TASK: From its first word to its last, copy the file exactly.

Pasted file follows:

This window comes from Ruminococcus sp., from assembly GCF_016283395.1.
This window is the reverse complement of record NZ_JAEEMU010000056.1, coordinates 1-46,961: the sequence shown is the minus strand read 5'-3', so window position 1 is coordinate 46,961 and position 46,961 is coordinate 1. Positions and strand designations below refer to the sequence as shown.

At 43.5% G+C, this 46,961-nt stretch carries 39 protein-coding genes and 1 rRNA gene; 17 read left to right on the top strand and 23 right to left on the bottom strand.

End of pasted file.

This window comes from Ruminococcus sp., from assembly GCF_016283395.1.
This window is the reverse complement of record NZ_JAEEMU010000056.1, coordinates 1-46,961: the sequence shown is the minus strand read 5'-3', so window position 1 is coordinate 46,961 and position 46,961 is coordinate 1. Positions and strand designations below refer to the sequence as shown.

At 43.5% G+C, this 46,961-nt stretch carries 39 protein-coding genes and 1 rRNA gene; 17 read left to right on the top strand and 23 right to left on the bottom strand.